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Underground System / Bella Ciao Remixes / Hell Yeah!

Test Pressing, Review, Dr Rob, Leo Mas, Amnesia, Ibiza, Andrea Amaducci, Fabrice, Gigi Masin, Italy, Underground System, Bella Ciao, Hell Yeah!

Leo Mas dropped the original of Underground System`s “Bella Ciao” in his Boiler Room set last summer, when he revisited Ibiza alongside fellow Amnesia veteran Alfredo Fiorito, and Kelvin Andrews & Apiento, collectively representing old and new schools of Balearic Beat. Leo & Fabrice`s remix sends the NYC Afro of that original spinning in Dub, smoothing out its Punk spikes. A party going bang in the background. I can hear similarities with Golf Channel`s Central Executives, and its perhaps no coincidence that Leo & Fabrice have also recently remixed “the Exec`s” “Loveray 79”. Finger snaps and handclaps. Horns do the Masekela.

Their Dub proper gives the bass even more space. The “On Air” mix removes the drums but not the handclaps, and gives the track, and dancers, a chance to catch their breath. Psychoactive residuals still coursing. A tambourine carrying that party on inside your head.

On a separate 10” the “Laguna” version, credited to Leo, Fabrice and Gigi Masin, flicks the stereo from 45 to 33, cuts the BPMs from 120 to 90 The rhythm lolloping, supported by the shoulders of a piano and the ambience of a morning tide, has you taking in wonders as you slowly wind your way home. When a new day might be just enough to wag your tail. A dawn`s chorus, be it birds & cicadas or the beginnings of city traffic & steel storefronts rattling open. Witnessing first light first hand.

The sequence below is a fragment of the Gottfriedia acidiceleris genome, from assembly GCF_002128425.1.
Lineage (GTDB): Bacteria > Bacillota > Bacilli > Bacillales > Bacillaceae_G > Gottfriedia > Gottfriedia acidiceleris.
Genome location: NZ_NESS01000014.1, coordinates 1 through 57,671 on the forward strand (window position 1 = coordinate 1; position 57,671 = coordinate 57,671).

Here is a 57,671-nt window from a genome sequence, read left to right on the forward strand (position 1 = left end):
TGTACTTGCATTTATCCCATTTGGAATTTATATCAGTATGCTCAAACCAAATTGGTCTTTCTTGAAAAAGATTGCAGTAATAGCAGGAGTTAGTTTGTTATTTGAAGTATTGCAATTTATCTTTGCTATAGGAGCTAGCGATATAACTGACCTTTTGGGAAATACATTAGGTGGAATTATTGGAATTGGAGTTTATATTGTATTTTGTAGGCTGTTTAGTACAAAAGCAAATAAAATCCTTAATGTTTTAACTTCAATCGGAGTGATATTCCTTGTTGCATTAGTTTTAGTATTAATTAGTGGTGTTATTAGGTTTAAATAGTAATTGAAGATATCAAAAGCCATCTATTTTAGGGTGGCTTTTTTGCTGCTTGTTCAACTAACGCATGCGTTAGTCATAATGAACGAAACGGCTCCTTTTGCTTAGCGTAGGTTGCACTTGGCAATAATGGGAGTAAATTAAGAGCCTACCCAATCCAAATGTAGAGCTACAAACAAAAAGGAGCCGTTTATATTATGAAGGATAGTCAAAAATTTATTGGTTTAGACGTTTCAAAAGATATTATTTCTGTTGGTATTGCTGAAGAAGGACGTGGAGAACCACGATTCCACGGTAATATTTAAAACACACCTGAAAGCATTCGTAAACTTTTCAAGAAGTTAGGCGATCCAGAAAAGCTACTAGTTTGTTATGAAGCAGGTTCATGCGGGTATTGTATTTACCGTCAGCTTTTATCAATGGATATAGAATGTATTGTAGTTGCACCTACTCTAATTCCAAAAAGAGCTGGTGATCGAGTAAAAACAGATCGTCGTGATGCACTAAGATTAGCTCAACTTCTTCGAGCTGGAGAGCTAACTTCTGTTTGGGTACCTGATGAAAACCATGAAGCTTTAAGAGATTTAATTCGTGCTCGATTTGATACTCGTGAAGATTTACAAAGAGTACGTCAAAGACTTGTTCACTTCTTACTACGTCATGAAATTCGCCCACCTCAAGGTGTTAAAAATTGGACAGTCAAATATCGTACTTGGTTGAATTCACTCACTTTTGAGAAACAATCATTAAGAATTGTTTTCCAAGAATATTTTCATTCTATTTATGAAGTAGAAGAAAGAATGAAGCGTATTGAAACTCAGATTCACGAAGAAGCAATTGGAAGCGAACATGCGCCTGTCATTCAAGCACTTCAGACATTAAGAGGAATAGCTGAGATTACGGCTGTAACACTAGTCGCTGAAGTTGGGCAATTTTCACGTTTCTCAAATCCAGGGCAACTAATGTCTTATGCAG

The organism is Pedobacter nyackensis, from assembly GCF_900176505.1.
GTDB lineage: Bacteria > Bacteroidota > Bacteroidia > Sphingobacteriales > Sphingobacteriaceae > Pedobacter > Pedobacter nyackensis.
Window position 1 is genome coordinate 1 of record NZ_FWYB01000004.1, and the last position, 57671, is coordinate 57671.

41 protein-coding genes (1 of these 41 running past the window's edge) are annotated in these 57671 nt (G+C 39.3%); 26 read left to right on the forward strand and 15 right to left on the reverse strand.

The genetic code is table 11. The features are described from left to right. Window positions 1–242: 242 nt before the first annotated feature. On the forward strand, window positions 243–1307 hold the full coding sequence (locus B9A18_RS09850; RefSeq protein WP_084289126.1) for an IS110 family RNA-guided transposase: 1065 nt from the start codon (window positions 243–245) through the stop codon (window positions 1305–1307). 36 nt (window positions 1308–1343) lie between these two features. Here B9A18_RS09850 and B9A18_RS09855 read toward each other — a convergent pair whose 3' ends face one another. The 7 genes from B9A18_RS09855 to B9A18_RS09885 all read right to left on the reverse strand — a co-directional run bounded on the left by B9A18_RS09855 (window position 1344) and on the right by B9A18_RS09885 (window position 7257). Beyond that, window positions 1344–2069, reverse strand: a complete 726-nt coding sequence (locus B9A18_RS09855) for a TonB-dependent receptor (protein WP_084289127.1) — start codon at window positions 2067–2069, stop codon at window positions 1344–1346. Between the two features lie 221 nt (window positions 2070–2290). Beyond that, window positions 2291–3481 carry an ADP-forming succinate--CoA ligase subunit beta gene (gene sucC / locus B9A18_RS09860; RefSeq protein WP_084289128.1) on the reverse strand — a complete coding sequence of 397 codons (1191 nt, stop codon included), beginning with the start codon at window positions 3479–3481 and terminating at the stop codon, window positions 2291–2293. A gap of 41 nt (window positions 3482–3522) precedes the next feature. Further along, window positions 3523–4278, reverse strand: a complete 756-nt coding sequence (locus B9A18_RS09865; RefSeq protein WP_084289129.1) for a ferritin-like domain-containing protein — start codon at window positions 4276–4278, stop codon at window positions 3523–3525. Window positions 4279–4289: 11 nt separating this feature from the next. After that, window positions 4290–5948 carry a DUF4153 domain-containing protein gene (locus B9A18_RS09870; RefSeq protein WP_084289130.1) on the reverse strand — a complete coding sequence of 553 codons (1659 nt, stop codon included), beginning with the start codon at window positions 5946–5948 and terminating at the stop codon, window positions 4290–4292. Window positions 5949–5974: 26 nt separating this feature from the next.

“Bella Ciao” is a song with a history. Adapted from a traditional holler of the rice weeders of the River Po basin, it was adopted by the Italian Resistance as they fought against the Fascist Social Republic during the 1943-1945 civil war. It has subsequently been translated into Breton, Catalan, Chinese, Croatian, Danish, English, Finnish, German, Hungarian, Japanese, Kurdish, Norwegian, Russian, Serbian, Slovenian, Spanish, Tagalog, Telugu, Thai, Tibetan, Turkish, and Ukrainian, and recognized as an international hymn of freedom. If you were listening you would have heard it sung as students protested against tuition fees in Parliament Square in London, when New Yorkers occupied Wall Street, from the crowds in Turkey`s Taksim Gezi Park, at the funerals of those murdered at Charlie Hebdo in Paris, by Greece`s Coalition of the Radical Left, and by the Kurds in Syria.

Both 12 & 10 will be released September 15th, with artwork by Andrea Amaducci, and you can pre-order here.

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